Dave doesn’t just talk about panic and panic attacks in the book.  He wrote the book to read like a session in his office might sound.  The book is full of concepts, lessons, and activities that Dave has learned through his many years of working with many clients in his practice.  For example, the specific fears that Dave has included in the new edition of the book were included based on feedback from a large number of clients.  These include DPDR, nervous sweating, and emetophobia.

Specific fears such as fear of vomiting or fear of sweating is seen as just a subset of panic disorder.  The book walks the reader through applying the principles of panic disorder recovery to these specific fears.

Psychoeducation comes first.  As always, the first step is to educate. Recovery from panic attacks is such a paradoxical experience that without understanding WHY the steps in the workbook must be taken, it would be easy to conclude that the approach Dave advocates is ridiculous and can’t possibly work.

Dave not only explains concepts but then sets out tasks and activities for the reader to complete. He takes extra time to help the reader relate what they’ve just read to their own personal experiences BEFORE sending them out the door to do their activities and homework.

Find The Panic Attacks Workbook on Dave’s website at https://anxietycoach.com

About Dave Carbonell:

Dave Carbonell is a Clinical Psychologist who specializes in the treatment of anxiety disorders as a therapist, author, and teacher. He offers exposure-based treatment of fears and phobias in Chicago; is the author of four anxiety self-help books; and teaches workshops for therapists who want to learn more about the treatment of anxiety disorders. He has personally written all the materials on this site, except as otherwise noted.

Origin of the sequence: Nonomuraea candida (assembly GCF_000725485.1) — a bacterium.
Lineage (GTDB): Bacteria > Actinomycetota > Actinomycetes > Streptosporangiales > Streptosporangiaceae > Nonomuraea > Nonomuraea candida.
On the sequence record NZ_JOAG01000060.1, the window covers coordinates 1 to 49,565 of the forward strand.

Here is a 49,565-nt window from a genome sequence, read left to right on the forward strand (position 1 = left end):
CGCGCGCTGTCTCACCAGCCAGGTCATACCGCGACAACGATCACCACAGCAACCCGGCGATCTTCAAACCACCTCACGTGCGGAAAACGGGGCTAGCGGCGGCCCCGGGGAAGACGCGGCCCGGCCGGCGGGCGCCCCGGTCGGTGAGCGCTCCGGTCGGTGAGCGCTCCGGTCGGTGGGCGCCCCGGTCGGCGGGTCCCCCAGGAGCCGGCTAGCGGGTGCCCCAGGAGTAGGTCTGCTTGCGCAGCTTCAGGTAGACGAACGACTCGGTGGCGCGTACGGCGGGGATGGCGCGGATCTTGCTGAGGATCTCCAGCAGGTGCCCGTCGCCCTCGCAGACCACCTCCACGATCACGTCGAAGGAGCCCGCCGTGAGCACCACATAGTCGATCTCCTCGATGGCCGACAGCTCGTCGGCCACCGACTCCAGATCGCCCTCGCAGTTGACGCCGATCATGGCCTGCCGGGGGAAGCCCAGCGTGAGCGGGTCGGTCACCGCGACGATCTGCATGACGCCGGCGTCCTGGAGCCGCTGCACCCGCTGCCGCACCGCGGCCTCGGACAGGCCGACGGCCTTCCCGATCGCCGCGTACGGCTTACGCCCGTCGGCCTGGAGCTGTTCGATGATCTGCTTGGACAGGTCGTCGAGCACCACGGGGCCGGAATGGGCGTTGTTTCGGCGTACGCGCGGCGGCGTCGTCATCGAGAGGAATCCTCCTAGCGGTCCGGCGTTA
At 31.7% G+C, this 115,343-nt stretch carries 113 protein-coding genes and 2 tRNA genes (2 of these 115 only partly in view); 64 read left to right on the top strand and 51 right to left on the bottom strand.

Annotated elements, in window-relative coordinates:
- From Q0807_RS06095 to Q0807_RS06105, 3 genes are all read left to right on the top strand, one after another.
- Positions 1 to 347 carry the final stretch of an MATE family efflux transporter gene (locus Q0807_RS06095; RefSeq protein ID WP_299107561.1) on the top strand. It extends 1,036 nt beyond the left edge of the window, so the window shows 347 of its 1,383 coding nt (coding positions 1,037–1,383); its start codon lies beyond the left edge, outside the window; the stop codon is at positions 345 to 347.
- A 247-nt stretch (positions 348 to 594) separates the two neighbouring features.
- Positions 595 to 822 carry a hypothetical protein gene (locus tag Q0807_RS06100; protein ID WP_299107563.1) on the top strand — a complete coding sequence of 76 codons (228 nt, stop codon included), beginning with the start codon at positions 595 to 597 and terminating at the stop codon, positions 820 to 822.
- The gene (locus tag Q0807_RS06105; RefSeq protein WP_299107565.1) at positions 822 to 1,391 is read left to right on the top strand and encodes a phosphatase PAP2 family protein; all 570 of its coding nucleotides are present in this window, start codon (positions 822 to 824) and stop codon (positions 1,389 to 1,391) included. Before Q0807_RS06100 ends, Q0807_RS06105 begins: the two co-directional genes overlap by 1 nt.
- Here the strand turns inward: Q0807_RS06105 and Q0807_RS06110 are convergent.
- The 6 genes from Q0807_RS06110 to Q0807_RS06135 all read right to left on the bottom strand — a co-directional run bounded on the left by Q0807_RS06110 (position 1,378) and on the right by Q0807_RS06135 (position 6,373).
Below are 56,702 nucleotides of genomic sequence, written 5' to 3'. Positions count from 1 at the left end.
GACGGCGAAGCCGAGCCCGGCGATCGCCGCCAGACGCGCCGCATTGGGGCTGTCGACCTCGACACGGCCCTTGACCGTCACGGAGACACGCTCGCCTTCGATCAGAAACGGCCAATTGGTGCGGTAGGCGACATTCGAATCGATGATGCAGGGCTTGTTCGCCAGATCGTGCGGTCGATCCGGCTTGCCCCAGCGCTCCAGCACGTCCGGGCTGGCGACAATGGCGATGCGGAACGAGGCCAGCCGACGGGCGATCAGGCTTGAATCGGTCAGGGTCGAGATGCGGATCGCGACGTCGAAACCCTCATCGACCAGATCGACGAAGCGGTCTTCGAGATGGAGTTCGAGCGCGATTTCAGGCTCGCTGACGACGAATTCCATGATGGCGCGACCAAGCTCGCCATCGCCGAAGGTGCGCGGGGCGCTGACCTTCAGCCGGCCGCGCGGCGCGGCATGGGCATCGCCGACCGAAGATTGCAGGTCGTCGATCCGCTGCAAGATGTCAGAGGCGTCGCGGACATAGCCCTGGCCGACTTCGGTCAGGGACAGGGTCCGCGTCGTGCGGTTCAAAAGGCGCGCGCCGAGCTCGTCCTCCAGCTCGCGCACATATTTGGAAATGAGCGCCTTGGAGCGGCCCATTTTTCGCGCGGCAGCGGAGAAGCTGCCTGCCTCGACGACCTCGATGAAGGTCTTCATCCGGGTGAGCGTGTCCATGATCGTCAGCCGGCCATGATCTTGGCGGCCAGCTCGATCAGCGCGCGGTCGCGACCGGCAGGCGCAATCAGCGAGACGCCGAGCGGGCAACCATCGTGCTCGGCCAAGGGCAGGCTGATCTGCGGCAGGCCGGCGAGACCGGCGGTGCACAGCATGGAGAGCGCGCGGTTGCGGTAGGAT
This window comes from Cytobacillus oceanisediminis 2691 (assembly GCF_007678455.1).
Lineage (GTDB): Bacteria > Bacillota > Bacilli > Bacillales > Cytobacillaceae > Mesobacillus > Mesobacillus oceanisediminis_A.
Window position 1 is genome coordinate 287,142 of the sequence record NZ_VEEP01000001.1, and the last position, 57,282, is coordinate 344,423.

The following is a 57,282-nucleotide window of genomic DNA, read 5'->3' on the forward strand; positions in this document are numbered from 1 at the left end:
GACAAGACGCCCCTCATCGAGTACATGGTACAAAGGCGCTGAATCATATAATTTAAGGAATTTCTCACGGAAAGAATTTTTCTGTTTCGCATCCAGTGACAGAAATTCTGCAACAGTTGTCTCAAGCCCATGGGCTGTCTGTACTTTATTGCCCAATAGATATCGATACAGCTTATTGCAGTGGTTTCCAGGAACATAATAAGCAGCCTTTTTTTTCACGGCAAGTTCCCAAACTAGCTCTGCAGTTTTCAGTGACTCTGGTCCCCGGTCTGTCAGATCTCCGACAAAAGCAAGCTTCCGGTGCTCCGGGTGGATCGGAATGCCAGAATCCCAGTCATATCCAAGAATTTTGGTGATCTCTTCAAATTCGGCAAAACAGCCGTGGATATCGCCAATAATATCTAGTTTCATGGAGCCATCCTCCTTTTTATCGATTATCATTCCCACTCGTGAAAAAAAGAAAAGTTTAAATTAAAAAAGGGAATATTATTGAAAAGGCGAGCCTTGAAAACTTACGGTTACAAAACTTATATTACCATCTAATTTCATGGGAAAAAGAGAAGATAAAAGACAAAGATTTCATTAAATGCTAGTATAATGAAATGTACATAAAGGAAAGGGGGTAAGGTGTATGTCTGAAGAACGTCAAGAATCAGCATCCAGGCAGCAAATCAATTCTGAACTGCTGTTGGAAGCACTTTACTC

Effective treatment methods for anxiety disorders were just starting to enter the mainstream when Doctor Carbonell began his career as a psychologist in 1985. He’s been helping people overcome fears and phobias, and developing new treatment strategies ever since. He founded the Anxiety Treatment Center in Chicago in 1990, one of the first psychological practices in the United States devoted exclusively to the treatment of clients who sought help with anxiety disorders, and continues to offer treatment today to people who seek recovery from panic disorder, social anxiety disorder, generalized anxiety disorder, obsessive compulsive disorder, and phobias of all kinds.

Find Dave and his work online at https://anxietycoach.com



Are You Subscribed To My Newsletter?

Recovery tips. Updates on recovery resources. Encouragement. Inspiration. Empowerment. All delivered to your inbox! Subscribe here FREE.

Helpful Recovery Resources:

My Books | FREE Resources | Courses and Workshops | Disordered (with Josh Fletcher) | Join My Instagram Subscriber Group

Podcast Intro/Outro Music: "Afterglow" by Ben Drake (With Permission)






Founder and host of The Anxious Truth podcast. Therapist-in-training specializing in anxiety and anxiety disorders. Author. Podcaster. Educator. Advocate. Former anxious person.